Premier must watch what she says about vaccine
It has suddenly just become far more important that all our political leaders do all they can to ensure public confidence in the COVID vaccine rollout.
The decision last night by federal health authorities to recommend that the Pfizer vaccine be preferred over the AstraZeneca jab for under-50s due to a very small risk of blood-clotting has only made that more important.
The risk goes like this: between four and six people out of every million who get the AstraZeneca jab develop blood clots. It only happens after the first jab, and shows up between four and 10 days after.
That means the risk is less than with many other widely taken medicines, but the decision has been made due to an abundance of caution - and the fact Australia is free of COVID in the community, and so we have time to play it safe as we work through the alternatives for young people.
The recommendation is that people over 50 will continue to receive the AstraZeneca vaccine as planned, due to the risk to them if they contracted COVID outweighing the tiny risk of developing clots. It seems a very sensible decision made by health experts, and duly accepted by our political leaders.
Unfortunately this decision will inevitably be latched onto by the misguided anti-vaxxer brigade to undermine the entire vaccination program that is critical to ensuring our lives can return to normal.
To see evidence of that, we only need to cast our gaze across the Torres Strait to the COVID disaster unfolding in Papua New Guinea, where a massive outbreak is being fuelled by fake news spread about possible side effects (beyond the blood-clotting issues) of the highly effective AstraZeneca vaccine.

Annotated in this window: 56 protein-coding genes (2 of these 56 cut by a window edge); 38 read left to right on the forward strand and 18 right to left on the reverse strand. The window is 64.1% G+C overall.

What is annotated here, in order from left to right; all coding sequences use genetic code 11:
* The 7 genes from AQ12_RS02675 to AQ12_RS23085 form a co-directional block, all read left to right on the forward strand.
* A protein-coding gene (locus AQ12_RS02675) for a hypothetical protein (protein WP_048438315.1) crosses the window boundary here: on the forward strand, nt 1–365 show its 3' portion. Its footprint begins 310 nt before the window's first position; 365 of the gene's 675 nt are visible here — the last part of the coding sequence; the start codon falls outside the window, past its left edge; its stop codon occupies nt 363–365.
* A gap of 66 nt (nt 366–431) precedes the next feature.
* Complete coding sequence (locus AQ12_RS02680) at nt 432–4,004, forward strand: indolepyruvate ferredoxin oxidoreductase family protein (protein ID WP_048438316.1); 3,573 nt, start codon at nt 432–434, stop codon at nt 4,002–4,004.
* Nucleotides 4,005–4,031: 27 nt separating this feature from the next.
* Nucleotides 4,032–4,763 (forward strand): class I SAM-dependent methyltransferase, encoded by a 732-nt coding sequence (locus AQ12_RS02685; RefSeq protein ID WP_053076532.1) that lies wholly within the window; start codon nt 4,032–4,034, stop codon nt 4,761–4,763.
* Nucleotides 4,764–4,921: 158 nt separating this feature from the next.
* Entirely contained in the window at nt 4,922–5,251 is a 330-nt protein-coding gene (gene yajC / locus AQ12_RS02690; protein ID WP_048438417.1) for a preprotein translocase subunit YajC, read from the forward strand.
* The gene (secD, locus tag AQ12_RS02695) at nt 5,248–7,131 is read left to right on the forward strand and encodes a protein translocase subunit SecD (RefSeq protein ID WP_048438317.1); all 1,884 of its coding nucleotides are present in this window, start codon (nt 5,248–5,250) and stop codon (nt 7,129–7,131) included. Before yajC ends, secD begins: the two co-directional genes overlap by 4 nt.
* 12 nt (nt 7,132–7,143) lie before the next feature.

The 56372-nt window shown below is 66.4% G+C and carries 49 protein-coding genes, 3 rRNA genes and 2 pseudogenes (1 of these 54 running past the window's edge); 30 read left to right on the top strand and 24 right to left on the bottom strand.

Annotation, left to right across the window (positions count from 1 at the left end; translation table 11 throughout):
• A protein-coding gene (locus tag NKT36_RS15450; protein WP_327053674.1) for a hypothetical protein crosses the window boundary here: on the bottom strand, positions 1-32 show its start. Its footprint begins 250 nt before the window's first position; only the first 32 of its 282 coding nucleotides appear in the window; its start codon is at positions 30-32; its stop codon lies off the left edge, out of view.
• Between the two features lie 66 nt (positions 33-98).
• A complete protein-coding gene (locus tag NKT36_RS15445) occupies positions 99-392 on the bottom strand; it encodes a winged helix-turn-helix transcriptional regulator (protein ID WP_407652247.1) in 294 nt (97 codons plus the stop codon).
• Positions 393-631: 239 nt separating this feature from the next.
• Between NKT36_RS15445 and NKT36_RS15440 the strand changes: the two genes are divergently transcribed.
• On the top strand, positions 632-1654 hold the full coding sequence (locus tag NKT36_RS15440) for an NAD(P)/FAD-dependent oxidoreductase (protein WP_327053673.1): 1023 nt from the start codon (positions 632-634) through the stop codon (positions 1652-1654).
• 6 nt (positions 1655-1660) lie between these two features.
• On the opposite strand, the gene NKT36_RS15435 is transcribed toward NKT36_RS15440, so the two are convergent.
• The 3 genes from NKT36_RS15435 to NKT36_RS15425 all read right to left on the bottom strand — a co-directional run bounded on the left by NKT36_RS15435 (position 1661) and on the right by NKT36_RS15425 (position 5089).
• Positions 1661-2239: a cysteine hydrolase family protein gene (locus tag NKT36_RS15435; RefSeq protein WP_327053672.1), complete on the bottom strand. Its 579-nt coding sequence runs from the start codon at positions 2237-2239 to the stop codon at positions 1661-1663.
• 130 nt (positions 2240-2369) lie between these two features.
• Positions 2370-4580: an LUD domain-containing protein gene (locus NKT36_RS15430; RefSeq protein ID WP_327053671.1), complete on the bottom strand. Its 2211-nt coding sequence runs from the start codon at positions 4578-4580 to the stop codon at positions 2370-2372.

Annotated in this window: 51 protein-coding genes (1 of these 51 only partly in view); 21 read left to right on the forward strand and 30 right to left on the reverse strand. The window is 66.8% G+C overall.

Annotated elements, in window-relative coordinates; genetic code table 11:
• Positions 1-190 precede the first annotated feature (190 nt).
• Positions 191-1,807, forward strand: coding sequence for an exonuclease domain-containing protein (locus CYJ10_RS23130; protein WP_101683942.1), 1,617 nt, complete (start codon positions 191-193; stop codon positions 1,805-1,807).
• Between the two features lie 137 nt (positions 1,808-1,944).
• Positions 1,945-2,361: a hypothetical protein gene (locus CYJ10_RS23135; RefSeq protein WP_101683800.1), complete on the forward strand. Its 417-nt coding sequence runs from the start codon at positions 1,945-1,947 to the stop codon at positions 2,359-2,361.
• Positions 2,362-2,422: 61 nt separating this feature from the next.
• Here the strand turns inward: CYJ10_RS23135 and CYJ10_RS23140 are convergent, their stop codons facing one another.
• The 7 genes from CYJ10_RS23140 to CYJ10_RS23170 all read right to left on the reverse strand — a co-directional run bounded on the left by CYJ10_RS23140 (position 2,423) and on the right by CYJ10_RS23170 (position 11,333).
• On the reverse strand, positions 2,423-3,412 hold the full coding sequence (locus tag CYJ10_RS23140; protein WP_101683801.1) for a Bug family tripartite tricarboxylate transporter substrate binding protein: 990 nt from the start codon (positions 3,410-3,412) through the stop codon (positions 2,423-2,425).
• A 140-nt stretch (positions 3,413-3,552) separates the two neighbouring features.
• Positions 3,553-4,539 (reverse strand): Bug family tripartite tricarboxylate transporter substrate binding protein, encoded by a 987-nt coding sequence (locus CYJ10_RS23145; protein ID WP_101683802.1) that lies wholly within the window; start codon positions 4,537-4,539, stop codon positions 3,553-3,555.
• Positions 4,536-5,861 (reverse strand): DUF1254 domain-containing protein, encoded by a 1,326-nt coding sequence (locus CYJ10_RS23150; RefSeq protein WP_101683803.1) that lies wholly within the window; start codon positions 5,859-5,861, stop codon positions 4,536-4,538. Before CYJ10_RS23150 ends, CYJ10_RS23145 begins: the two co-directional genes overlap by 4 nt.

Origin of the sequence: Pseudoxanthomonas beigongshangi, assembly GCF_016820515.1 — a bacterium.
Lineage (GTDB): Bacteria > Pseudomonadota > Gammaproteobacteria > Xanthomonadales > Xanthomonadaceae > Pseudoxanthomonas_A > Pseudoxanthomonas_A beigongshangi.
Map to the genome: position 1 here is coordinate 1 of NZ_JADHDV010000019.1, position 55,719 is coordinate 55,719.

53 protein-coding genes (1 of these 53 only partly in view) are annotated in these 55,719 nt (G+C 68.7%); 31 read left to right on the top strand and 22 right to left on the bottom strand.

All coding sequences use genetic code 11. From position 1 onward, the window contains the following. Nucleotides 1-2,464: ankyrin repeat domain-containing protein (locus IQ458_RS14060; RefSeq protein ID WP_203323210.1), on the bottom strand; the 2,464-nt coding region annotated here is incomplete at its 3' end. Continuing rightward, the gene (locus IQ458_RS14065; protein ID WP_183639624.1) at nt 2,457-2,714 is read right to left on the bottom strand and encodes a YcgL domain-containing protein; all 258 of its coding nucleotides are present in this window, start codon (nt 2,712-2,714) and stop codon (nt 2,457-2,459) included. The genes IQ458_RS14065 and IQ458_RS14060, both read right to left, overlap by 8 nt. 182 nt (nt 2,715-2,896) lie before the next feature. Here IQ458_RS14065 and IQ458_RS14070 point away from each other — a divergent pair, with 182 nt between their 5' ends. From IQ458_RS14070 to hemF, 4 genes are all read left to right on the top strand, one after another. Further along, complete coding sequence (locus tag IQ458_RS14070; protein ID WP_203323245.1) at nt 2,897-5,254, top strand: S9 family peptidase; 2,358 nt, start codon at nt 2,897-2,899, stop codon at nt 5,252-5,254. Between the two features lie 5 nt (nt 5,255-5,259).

"What we are seeing in PNG is a tsunami of misinformation about the virus and the vaccine that will cost lives," warned aid agency Save the Children PNG country manager Gerry Dyer. "People may encounter a social media post containing misinformation, and then repeat it in the real world as established fact."
To help change attitudes, PNG Prime Minister James Marape was vaccinated with AstraZeneca alongside his two brothers. They said if there were side effects they would rather all suffer together. That symbolism of kinship in a Melanesian society was meaningful.
Meanwhile yesterday in Queensland, Premier Annastacia Palaszczuk publicly mused about whether there was a link between an already-very sick 83-year-old who died on Wednesday and the Pfizer vaccine she had been administered in her nursing home just four hours earlier.
Despite all the health advice suggesting there would be no link, the Premier decided to say publicly: "I have to get more details … I think they need to look very closely as to were there any other conditions, or was it vaccine related."
Talk about a hand grenade. All the anti-vaxxer community needs is one skerrick of doubt on which they can attach their seeds of distrust.
Contrast the Premier's response to that of Australia's Chief Medical Officer Paul Kelly. He said the case should be fully investigated - BUT: "Sadly, more than 1000 people pass in aged care every week. It is inevitable … that this will include people who have been recently vaccinated … this does not mean the vaccine has contributed to this."
The Premier should be careful to never accidentally undermine the vaccination program. Let's hope yesterday was just a simple mistake.
Originally published as Premier must watch what she says about vaccine